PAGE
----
It Makes You Accountable

Nothing quite like being public about something to make sure you do it. Being like a B Corp is undoubtedly an effort and having talked about it will make you sure that you stay the course to get there. This accountability is not just externally, it's following through on the company you've told your employees you plan to be.

Get Used To Pioneering And Adventure

You need to have the heart and mindset of a pioneer to be a B Corp. Partly because that is the job: our movement is about carving a way forward for others to follow. Partly because you are not joining a long-established movement with huge numbers of companies and case studies that have gone before you. Yes, it is now growing and the brand has suddenly become very strong. But the brand out punches the number of companies that are actually involved. Every company joining is an early mover. When you divide the 3,700 B Corps there are down by size, sector and sub-sector the chances are there are very few other B Corps like you.

Early Mover And Then Some

Further to the commentary on all B Corps being a pioneer, that early mover advantage is accentuated for companies willing to talk about it ahead of being certified.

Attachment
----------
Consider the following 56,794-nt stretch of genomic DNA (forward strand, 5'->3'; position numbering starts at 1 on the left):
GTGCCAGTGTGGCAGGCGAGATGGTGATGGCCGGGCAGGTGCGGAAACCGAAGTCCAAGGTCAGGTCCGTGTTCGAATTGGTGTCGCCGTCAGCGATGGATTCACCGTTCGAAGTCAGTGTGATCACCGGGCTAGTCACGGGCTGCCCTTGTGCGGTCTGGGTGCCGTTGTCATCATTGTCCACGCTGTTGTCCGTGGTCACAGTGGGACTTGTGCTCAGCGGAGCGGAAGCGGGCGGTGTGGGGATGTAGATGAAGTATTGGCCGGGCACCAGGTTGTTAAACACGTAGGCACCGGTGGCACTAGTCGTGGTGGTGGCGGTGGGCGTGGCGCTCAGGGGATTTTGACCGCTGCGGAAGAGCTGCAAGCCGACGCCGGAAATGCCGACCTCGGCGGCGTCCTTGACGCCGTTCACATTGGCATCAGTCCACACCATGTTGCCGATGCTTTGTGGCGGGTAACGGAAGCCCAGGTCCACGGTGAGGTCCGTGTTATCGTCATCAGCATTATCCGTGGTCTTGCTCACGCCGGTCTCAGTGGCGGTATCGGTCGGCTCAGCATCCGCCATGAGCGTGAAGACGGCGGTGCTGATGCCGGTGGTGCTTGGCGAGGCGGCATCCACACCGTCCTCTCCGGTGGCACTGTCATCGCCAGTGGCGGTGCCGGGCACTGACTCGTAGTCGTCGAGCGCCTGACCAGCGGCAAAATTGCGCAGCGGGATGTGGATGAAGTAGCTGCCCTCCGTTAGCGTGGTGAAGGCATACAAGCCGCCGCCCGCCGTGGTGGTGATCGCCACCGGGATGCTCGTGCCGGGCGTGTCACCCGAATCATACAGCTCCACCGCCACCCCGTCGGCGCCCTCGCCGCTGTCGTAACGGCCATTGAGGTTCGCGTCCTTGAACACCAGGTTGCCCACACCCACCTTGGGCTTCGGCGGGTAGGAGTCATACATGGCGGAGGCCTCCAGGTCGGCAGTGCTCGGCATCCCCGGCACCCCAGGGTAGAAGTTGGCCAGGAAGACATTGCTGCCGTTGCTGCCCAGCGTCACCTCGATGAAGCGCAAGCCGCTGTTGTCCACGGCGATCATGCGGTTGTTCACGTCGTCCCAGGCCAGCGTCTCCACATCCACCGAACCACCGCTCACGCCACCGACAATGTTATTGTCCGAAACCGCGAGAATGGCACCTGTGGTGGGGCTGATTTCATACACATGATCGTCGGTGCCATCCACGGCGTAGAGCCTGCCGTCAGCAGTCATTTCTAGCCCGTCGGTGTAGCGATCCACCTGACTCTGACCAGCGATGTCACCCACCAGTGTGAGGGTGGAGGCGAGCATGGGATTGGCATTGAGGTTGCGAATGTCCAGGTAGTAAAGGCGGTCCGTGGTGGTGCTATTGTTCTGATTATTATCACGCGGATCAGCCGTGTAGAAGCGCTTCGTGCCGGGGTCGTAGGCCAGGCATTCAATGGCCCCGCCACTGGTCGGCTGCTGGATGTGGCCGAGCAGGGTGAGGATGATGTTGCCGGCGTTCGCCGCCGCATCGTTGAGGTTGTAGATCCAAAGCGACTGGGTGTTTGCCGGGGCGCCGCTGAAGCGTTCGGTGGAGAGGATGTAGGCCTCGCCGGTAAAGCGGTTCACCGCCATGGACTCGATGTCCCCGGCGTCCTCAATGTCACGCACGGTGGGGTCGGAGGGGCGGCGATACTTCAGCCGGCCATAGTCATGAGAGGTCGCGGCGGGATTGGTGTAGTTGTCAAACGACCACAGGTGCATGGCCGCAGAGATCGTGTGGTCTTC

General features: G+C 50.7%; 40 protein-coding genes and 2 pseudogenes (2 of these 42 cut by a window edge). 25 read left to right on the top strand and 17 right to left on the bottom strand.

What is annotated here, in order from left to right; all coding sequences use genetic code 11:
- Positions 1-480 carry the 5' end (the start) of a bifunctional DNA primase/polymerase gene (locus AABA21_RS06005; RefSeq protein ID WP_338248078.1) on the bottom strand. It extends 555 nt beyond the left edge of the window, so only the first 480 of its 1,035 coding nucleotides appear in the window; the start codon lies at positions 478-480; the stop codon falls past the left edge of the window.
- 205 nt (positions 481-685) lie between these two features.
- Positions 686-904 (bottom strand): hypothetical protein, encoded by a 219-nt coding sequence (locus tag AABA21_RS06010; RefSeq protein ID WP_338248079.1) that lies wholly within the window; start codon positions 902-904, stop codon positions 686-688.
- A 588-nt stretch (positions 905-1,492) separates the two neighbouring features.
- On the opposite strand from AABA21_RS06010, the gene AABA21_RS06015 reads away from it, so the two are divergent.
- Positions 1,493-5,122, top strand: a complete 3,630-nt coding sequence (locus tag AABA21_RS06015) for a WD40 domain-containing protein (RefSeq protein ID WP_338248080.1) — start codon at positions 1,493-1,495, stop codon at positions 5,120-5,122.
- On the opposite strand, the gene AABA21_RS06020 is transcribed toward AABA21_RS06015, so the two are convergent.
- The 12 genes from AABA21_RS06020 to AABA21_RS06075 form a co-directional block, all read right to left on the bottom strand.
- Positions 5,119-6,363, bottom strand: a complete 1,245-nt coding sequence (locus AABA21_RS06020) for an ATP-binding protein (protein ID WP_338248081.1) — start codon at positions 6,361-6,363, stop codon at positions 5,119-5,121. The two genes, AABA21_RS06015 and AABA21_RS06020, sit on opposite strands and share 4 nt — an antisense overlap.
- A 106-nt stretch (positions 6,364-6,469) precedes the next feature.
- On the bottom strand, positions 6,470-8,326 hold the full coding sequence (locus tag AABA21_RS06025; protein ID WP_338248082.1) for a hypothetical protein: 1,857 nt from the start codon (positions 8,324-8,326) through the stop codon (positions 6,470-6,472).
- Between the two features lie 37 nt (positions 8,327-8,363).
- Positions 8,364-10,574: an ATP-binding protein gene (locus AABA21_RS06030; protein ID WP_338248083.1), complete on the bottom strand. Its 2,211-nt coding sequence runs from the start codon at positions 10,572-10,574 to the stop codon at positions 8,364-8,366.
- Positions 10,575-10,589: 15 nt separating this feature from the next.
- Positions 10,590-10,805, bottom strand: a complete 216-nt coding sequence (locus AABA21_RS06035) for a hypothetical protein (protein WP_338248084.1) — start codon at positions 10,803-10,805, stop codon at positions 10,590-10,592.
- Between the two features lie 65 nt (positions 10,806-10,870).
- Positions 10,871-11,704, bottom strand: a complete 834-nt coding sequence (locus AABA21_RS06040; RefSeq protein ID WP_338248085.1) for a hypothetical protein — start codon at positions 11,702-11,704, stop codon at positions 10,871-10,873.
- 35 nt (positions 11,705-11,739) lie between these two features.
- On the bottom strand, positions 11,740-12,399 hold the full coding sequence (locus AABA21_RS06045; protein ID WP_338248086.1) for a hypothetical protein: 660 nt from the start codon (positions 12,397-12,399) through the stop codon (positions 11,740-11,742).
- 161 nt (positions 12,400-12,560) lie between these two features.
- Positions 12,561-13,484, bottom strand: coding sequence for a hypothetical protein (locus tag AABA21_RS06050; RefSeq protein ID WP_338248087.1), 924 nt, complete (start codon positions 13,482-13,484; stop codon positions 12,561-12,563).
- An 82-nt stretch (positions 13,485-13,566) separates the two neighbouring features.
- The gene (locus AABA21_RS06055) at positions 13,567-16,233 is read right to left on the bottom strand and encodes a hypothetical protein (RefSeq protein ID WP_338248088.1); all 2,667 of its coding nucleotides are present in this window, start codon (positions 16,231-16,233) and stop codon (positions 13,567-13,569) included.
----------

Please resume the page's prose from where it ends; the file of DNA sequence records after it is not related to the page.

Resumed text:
Supplier Approval

We are increasingly seeing companies being asked to demonstrate they are a responsible company in order to be a preferred supplier or, in some cases, a supplier at all. Whilst you may not have reached certification, being public about your ambitions may well be sufficient to satisfy those requirements.

Employee Engagement

Your employees will be excited about being a B Corp. Being public about your ambitions will allow them to throw themselves into the process with more joy, enthusiasm and engagement. Restricting the ability to talk always limits potential.

Talent Attraction

Most of our B Corps report a) a significant increase in job applicants and b) the number of those who mention they have applied because of their B Corp status. The same will also be true of a company that is open about its B Corp ambitions.

The Information Is Out There Anyway

When you go through the assessment a lot of people will learn about it, internally and externally. Indeed, if you are doing it well, you should be proactively involving your stakeholders. So, you cannot keep it a total secret even if you wanted to. People get excited about it and talk about it, even if it isn't as wide as they might otherwise. Your leadership are almost certainly telling their peers about it. So, the chances are people are already talking about the fact that you're pursuing it, whether you want them to or not. You might as well accept and leverage that.